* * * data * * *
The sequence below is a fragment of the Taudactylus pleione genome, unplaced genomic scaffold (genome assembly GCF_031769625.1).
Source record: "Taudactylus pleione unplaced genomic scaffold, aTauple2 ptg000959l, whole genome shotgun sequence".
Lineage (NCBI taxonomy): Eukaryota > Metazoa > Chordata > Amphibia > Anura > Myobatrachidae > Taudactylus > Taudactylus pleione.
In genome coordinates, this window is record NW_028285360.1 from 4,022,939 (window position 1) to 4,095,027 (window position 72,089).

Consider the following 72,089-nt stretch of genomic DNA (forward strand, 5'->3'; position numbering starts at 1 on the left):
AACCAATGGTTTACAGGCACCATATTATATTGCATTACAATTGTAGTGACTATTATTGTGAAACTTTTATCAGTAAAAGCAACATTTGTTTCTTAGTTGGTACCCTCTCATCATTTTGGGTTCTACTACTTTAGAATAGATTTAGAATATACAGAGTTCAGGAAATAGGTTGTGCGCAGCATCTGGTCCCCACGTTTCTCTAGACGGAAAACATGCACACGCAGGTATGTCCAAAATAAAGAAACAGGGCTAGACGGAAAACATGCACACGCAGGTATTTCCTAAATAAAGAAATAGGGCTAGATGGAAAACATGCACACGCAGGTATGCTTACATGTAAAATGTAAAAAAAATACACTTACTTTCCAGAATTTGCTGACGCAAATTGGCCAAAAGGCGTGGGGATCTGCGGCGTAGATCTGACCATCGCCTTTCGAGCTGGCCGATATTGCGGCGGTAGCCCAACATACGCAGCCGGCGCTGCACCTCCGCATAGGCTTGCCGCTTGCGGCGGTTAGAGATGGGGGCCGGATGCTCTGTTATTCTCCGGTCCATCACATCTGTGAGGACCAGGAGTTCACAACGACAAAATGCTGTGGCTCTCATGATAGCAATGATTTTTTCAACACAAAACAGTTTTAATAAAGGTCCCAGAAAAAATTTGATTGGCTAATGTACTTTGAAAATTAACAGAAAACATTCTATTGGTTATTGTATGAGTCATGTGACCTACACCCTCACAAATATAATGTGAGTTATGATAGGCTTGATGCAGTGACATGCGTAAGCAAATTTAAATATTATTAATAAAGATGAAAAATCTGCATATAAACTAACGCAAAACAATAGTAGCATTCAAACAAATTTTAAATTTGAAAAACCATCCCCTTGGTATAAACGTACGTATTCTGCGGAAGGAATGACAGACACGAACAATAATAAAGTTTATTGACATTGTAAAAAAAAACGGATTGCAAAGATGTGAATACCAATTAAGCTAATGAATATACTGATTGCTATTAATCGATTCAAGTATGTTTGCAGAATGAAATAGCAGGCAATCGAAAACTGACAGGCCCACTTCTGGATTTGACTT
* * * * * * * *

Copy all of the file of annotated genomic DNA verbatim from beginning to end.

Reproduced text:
The sequence below is a fragment of the Taudactylus pleione genome, unplaced genomic scaffold (genome assembly GCF_031769625.1).
Source record: "Taudactylus pleione unplaced genomic scaffold, aTauple2 ptg000959l, whole genome shotgun sequence".
Lineage (NCBI taxonomy): Eukaryota > Metazoa > Chordata > Amphibia > Anura > Myobatrachidae > Taudactylus > Taudactylus pleione.
In genome coordinates, this window is record NW_028285360.1 from 4,022,939 (window position 1) to 4,095,027 (window position 72,089).

Consider the following 72,089-nt stretch of genomic DNA (forward strand, 5'->3'; position numbering starts at 1 on the left):
AACCAATGGTTTACAGGCACCATATTATATTGCATTACAATTGTAGTGACTATTATTGTGAAACTTTTATCAGTAAAAGCAACATTTGTTTCTTAGTTGGTACCCTCTCATCATTTTGGGTTCTACTACTTTAGAATAGATTTAGAATATACAGAGTTCAGGAAATAGGTTGTGCGCAGCATCTGGTCCCCACGTTTCTCTAGACGGAAAACATGCACACGCAGGTATGTCCAAAATAAAGAAACAGGGCTAGACGGAAAACATGCACACGCAGGTATTTCCTAAATAAAGAAATAGGGCTAGATGGAAAACATGCACACGCAGGTATGCTTACATGTAAAATGTAAAAAAAATACACTTACTTTCCAGAATTTGCTGACGCAAATTGGCCAAAAGGCGTGGGGATCTGCGGCGTAGATCTGACCATCGCCTTTCGAGCTGGCCGATATTGCGGCGGTAGCCCAACATACGCAGCCGGCGCTGCACCTCCGCATAGGCTTGCCGCTTGCGGCGGTTAGAGATGGGGGCCGGATGCTCTGTTATTCTCCGGTCCATCACATCTGTGAGGACCAGGAGTTCACAACGACAAAATGCTGTGGCTCTCATGATAGCAATGATTTTTTCAACACAAAACAGTTTTAATAAAGGTCCCAGAAAAAATTTGATTGGCTAATGTACTTTGAAAATTAACAGAAAACATTCTATTGGTTATTGTATGAGTCATGTGACCTACACCCTCACAAATATAATGTGAGTTATGATAGGCTTGATGCAGTGACATGCGTAAGCAAATTTAAATATTATTAATAAAGATGAAAAATCTGCATATAAACTAACGCAAAACAATAGTAGCATTCAAACAAATTTTAAATTTGAAAAACCATCCCCTTGGTATAAACGTACGTATTCTGCGGAAGGAATGACAGACACGAACAATAATAAAGTTTATTGACATTGTAAAAAAAAACGGATTGCAAAGATGTGAATACCAATTAAGCTAATGAATATACTGATTGCTATTAATCGATTCAAGTATGTTTGCAGAATGAAATAGCAGGCAATCGAAAACTGACAGGCCCACTTCTGGATTTGACTT